Another SA runner fails doping test

Thozama April has been banned for two years. PHOTO: Photo24
Thozama April has been banned for two years. PHOTO: Photo24

The improved performances by South African athletes locally and internationally have been spoilt by the news that yet another top athlete has failed a doping test.

Distance runner Thozama April (29) has been banned for two years after testing positive for a banned substance.

The news of April’s suspension was revealed at an Athletics SA (ASA) board meeting last weekend.

Chief executive of the SA Institute for Drug-Free Sport (Saids) Khalid Galant said the Athletics Gauteng North athlete was tested after the 10km race at the Cape Town Marathon in September last year, where she finished third.

“The athlete tested positive for metabolites of nandrolone [steroid], phentermine [stimulant] and prednisone [glucocorticoid],” Galant told City Press this week.

Galant said April’s ban started from December 29 last year until December 28 next year because her sample was affected by a backlog in sample analysis at the doping laboratory last year.

“The 2014 backlog of samples was resolved at the end of February [this year]. Ms April also contested the doping charge and opted to have the confirmatory B-sample analysis. This process extended the timeline of the case before a decision was handed down,” explained Galant.

Meanwhile, irate ASA president Aleck Skhosana said April owed the athletics governing body an explanation.

“We are disappointed to say the least,” said Skhosana.

“She has been around for so long. It is important for athletes who chase big prize money in competitions to know better. Information on banned substances is freely available and accessible.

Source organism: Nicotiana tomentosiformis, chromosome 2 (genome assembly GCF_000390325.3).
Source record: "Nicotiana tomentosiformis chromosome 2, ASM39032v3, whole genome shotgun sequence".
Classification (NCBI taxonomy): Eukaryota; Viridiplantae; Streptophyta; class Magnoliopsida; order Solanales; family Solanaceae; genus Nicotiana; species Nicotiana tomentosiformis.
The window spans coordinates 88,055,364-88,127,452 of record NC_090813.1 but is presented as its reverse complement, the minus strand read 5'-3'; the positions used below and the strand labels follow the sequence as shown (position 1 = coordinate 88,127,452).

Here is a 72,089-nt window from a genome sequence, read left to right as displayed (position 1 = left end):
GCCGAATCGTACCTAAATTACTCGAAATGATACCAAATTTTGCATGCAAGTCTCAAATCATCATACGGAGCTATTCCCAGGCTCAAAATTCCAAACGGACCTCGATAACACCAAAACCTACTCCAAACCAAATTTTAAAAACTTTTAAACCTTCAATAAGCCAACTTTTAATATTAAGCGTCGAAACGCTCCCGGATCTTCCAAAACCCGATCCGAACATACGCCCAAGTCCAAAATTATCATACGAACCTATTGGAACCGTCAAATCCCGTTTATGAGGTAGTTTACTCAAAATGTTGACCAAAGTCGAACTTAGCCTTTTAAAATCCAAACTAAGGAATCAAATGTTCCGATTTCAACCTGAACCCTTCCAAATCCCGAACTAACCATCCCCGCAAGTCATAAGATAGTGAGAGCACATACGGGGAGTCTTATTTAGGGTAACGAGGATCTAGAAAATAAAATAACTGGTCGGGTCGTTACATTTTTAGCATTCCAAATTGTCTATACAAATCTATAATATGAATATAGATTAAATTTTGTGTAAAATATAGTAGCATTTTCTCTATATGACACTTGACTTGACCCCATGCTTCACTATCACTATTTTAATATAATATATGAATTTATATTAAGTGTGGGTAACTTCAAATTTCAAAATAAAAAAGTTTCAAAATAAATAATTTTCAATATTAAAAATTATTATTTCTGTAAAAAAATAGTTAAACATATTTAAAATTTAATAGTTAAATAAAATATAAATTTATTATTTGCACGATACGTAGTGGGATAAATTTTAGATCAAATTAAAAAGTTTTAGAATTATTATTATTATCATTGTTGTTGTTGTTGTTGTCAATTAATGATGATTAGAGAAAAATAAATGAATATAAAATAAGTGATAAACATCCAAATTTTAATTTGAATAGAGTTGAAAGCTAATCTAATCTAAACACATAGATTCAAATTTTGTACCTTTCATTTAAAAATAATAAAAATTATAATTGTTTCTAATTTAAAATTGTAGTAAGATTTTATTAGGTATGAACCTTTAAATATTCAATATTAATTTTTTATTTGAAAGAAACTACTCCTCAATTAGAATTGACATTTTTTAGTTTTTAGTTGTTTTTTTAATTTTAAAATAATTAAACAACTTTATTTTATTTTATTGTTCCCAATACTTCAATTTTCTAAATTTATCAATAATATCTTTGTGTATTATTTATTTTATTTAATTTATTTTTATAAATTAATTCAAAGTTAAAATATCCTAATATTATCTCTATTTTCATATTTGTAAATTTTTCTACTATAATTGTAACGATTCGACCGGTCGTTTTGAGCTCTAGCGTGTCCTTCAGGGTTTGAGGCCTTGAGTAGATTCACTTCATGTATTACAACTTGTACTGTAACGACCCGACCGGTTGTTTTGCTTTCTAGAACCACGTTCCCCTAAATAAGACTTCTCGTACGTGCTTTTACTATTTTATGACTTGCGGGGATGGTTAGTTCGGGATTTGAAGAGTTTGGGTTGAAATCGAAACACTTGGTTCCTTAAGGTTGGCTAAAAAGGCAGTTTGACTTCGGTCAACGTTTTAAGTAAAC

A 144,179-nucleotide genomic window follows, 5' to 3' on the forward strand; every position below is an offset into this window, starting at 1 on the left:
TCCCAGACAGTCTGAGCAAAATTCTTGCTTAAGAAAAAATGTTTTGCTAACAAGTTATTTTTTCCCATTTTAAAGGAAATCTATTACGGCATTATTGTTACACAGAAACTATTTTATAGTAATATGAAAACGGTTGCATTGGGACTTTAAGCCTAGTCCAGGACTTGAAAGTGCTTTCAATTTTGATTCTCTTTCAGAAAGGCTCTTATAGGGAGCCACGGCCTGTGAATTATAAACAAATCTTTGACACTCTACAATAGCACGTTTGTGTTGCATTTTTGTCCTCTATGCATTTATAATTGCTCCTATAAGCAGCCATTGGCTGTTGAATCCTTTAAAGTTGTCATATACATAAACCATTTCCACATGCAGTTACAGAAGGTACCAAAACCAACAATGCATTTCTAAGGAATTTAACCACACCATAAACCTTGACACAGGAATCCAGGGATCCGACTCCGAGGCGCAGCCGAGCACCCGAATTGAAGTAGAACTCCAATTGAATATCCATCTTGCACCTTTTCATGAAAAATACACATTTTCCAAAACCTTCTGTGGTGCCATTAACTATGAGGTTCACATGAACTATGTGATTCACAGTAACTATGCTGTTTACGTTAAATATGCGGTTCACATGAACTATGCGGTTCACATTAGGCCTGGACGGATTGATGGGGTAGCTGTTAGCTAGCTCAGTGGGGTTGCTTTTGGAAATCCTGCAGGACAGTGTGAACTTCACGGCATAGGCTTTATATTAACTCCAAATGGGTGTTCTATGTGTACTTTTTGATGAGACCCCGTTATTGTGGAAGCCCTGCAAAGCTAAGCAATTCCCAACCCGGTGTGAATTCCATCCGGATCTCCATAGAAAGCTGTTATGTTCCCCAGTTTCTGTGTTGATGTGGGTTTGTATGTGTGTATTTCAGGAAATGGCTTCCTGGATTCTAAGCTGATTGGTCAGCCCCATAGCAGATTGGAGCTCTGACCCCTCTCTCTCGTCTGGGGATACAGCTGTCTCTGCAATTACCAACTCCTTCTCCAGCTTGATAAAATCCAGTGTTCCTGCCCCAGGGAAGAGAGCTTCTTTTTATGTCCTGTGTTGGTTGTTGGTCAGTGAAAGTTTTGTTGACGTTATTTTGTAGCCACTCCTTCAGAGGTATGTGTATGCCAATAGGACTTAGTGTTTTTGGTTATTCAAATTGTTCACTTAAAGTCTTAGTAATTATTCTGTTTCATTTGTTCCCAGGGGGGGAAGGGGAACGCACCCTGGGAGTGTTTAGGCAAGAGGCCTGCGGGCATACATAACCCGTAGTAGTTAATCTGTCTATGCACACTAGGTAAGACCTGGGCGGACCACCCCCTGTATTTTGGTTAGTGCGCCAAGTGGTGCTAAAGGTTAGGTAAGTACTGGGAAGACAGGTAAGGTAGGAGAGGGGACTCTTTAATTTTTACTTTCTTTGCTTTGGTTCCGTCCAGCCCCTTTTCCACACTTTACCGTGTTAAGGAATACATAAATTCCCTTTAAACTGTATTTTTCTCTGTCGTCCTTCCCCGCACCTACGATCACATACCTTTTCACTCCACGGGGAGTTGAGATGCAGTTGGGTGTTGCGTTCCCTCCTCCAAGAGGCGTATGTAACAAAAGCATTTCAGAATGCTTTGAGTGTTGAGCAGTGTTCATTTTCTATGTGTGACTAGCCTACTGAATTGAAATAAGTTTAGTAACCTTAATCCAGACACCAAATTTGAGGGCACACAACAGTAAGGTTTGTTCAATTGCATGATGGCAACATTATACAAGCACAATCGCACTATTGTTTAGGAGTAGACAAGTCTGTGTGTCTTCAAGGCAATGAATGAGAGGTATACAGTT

“In my view, the government must also regulate the substances that are supposedly energy supplements.”

Galant said Saids had a national anti-doping education programme that covered all the sports codes, including athletics.

“However, our education and awareness programme does not guarantee that athletes will not cheat or claim that ‘they did not know’.

“Thozama April is a professional athlete who has a diploma in sports management and was tested before this event. The tribunal did not accept her argument that she did not know. She also did not reveal what the possible sources of doping positives could have been, so inadvertent/accidental doping could not be considered.”

April represented the country at the IAAF World Half Marathon Championships in Nanning, China, in 2010, where she came 50th.

She joined another marathon runner, Martinique Potgieter (25), who is serving a two-year ban after testing positive for a stimulant and a diuretic after finishing ninth in the Comrades Marathon last year.

She was the only runner who failed among the 20 who were tested at the famous ultramarathon.

South African 100m record holder Simon Magakwe is also serving a two-year ban after failing to submit to doping controls in an out-of-competition test last year

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